A Christmas Tree in Minecraft

However, open world building games like Minecraft represent an exception as they allow players to freely change and decorate their virtual worlds. As a result, players can decorate their long-term projects inside of the games according to their personal interpretations of a particular event. Moreover, players are also in control of an event’s duration and hence can define how an event ends. This especially is important when these create games are played in multiplayer mode as this allows all players to collaboratively achieve a very individual and unique holiday celebration.

In the end, all virtual versions of a specific holiday can bring players closer together and achieve a convergence of the virtual environments and the real world. However, as holidays are also a unique and individual occasion, giving more control into the hands of the players can result in an even higher acceptance and interest in the events. Also, being able to experience unique and magical moments that result in great memories is essence of life.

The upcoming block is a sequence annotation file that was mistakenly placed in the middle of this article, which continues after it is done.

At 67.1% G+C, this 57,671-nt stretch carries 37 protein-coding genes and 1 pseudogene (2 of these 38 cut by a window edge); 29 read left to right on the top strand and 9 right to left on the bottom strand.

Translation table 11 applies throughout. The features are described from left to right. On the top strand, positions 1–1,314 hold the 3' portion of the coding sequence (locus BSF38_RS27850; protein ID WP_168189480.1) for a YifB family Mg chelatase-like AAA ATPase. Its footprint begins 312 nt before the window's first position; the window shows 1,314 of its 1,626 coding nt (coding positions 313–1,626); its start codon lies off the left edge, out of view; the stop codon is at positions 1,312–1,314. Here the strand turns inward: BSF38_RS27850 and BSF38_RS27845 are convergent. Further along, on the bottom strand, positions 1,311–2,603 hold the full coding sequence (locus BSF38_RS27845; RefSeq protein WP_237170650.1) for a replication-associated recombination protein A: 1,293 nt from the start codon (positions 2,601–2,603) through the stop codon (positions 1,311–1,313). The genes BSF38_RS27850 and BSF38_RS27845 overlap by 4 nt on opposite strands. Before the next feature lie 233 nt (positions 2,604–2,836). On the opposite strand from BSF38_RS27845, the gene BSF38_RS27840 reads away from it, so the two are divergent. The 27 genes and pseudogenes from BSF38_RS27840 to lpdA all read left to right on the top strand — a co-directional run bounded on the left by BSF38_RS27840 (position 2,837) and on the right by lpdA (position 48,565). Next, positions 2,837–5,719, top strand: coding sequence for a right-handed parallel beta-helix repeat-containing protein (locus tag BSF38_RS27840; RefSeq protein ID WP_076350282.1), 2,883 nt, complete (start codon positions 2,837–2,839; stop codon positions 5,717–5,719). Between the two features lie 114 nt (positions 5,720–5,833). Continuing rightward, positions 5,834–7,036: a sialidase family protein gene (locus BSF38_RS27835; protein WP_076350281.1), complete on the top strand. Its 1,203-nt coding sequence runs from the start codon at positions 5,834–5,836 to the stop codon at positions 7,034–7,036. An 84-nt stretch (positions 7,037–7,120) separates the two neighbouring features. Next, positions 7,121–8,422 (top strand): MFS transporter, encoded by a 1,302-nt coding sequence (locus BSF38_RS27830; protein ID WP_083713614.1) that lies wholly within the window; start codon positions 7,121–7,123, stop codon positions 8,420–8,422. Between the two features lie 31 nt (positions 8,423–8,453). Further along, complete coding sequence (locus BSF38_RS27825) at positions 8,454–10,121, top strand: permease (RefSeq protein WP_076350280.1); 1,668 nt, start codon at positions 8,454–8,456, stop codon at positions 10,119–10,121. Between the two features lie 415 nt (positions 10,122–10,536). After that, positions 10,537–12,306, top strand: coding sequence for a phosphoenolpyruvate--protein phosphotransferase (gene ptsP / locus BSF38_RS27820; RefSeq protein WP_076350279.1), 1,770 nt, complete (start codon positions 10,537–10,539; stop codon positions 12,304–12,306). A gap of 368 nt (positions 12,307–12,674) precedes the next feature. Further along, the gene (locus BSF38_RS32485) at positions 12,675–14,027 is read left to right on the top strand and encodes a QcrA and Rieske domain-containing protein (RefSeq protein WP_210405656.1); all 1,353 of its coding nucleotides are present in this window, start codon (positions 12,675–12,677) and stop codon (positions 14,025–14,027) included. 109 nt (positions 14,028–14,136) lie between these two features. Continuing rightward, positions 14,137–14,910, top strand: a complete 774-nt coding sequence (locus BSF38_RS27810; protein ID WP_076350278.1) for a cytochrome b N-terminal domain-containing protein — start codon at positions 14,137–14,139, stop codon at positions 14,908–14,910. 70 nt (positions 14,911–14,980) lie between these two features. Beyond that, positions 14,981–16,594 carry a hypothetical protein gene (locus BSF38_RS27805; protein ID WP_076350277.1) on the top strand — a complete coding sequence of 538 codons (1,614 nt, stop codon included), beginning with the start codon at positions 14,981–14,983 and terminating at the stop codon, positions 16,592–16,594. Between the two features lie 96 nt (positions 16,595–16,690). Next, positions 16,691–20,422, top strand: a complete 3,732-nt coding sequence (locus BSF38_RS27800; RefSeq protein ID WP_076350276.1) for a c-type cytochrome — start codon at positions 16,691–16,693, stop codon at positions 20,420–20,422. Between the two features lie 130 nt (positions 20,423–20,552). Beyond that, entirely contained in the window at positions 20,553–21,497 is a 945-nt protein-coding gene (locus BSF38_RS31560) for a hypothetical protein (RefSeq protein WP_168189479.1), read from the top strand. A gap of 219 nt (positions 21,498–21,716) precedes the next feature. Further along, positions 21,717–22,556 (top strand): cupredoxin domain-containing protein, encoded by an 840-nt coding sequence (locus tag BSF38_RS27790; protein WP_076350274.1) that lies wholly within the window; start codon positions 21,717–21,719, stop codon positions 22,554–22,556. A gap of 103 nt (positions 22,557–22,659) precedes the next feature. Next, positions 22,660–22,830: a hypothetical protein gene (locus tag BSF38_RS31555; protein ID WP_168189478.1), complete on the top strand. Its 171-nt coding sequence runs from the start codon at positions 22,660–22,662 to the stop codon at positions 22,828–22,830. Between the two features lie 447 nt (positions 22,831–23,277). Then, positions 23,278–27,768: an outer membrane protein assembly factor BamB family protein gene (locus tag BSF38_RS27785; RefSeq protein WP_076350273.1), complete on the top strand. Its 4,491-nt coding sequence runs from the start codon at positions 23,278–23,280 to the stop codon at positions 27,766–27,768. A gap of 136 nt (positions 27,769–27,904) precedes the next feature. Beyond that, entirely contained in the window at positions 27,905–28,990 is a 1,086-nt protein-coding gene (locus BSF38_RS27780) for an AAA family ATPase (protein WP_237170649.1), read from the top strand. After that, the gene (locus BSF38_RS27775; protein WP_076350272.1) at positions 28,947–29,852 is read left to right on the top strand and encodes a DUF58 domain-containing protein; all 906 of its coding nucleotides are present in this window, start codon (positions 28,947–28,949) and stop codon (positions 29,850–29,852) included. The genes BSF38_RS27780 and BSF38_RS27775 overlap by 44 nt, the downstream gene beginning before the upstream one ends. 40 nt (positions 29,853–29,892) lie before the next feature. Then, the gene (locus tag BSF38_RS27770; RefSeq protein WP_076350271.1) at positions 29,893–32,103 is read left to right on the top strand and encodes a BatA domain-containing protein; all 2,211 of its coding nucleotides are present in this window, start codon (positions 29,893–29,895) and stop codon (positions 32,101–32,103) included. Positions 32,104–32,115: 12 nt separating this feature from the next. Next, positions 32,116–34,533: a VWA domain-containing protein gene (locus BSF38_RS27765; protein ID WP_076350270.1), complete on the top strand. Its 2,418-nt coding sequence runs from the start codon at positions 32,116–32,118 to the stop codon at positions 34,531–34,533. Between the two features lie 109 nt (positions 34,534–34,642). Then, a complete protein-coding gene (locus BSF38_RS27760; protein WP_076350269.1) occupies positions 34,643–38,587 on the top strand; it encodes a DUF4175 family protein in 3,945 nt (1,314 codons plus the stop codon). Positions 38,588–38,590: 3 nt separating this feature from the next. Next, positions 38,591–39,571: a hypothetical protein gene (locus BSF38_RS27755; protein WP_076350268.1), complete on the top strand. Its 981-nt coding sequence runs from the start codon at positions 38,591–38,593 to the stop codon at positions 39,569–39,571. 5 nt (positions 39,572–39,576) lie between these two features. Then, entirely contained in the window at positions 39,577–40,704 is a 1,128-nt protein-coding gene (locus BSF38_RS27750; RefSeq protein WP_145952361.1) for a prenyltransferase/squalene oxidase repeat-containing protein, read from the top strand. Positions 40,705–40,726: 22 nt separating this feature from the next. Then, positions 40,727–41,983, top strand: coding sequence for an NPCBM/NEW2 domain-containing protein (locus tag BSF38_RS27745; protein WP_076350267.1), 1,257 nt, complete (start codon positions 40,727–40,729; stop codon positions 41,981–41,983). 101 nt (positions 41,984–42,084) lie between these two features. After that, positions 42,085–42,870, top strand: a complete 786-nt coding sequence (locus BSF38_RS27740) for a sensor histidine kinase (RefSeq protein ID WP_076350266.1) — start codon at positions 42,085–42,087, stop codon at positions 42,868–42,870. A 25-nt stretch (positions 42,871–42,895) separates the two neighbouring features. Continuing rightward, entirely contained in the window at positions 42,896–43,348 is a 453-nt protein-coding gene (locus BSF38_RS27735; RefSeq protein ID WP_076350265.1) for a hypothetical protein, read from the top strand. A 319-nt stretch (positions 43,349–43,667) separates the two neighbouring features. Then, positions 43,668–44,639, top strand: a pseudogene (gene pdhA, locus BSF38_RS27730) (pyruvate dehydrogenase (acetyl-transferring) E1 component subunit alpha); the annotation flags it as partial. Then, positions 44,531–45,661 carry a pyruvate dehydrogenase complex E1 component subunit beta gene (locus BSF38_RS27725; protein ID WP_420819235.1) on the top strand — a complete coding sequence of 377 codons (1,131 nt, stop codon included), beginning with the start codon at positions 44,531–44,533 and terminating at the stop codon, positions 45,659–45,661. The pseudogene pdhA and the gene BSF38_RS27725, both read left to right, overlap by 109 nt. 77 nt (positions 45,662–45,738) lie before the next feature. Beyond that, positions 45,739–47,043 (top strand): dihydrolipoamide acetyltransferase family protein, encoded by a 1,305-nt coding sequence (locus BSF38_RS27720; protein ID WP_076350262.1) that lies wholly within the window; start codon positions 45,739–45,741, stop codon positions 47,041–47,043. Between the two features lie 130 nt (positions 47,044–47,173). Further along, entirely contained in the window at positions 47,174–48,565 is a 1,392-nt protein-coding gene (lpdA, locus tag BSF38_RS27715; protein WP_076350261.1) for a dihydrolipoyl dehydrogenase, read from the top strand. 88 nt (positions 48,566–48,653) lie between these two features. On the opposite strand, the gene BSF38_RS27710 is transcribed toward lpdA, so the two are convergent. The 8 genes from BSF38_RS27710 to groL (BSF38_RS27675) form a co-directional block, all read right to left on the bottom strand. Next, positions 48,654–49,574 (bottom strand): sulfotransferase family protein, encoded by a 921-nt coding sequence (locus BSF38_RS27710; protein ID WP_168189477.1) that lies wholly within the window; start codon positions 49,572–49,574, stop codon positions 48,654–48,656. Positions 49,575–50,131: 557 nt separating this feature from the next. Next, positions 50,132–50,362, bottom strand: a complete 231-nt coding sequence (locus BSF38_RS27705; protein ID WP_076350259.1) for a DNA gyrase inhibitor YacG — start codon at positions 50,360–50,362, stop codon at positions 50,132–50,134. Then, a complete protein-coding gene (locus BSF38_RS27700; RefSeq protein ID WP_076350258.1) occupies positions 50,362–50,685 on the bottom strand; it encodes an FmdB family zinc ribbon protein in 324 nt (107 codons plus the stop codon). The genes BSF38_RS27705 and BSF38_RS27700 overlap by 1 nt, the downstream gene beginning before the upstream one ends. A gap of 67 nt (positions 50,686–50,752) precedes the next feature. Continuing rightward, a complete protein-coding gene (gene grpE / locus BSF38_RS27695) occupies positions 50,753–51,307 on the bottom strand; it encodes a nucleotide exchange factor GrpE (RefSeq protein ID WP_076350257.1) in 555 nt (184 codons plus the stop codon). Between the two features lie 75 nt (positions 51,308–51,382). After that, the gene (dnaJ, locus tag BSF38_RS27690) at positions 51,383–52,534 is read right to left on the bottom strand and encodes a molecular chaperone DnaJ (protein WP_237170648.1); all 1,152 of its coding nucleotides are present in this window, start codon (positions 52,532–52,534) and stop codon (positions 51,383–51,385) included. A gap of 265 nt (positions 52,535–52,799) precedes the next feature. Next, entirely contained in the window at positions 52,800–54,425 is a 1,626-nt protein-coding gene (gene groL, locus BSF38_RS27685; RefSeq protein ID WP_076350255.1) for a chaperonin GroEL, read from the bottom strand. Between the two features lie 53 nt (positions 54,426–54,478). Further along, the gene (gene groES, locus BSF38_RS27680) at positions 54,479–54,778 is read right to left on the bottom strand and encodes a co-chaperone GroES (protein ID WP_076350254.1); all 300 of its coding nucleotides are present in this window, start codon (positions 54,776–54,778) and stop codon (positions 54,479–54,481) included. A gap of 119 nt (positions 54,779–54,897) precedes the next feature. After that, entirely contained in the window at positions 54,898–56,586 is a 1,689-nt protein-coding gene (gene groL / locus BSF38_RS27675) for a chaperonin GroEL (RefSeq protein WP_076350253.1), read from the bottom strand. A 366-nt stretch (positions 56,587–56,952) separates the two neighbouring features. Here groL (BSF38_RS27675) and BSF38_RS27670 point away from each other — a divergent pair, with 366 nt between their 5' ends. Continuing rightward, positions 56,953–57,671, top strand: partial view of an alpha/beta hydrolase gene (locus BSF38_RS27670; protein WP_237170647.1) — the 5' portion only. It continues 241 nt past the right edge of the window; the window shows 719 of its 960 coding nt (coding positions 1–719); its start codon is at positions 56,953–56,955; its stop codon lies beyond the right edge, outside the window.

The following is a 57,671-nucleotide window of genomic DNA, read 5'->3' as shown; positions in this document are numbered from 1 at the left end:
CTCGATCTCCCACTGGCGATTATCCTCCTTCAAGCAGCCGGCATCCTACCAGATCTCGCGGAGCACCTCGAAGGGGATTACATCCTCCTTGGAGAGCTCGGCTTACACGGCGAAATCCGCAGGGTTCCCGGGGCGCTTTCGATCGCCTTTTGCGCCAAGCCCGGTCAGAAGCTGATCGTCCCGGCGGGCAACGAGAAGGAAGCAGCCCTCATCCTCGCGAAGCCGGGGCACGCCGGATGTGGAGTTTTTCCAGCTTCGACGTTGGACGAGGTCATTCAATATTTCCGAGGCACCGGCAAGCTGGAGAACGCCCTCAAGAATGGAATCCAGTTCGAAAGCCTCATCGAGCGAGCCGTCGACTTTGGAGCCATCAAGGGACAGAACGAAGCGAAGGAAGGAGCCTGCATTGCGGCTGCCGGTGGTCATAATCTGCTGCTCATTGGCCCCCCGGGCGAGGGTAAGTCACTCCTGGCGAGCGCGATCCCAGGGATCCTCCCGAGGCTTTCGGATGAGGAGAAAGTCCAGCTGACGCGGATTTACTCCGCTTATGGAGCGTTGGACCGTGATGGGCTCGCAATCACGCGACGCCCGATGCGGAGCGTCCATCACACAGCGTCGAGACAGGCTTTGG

Finding of the week #247

Believable Status Indication

During my ongoing literature review I often discover interesting facts about things I’ve never thought about. Sometimes I can connect these facts with my own observations: The result is mostly a completely new idea why things are as they are. Maybe these ideas are new to you, too. Therefore I’ll share my new science based knowledge with you!

This week: This time, I think about how a player’s status can be displayed in a virtual environment in a believable way.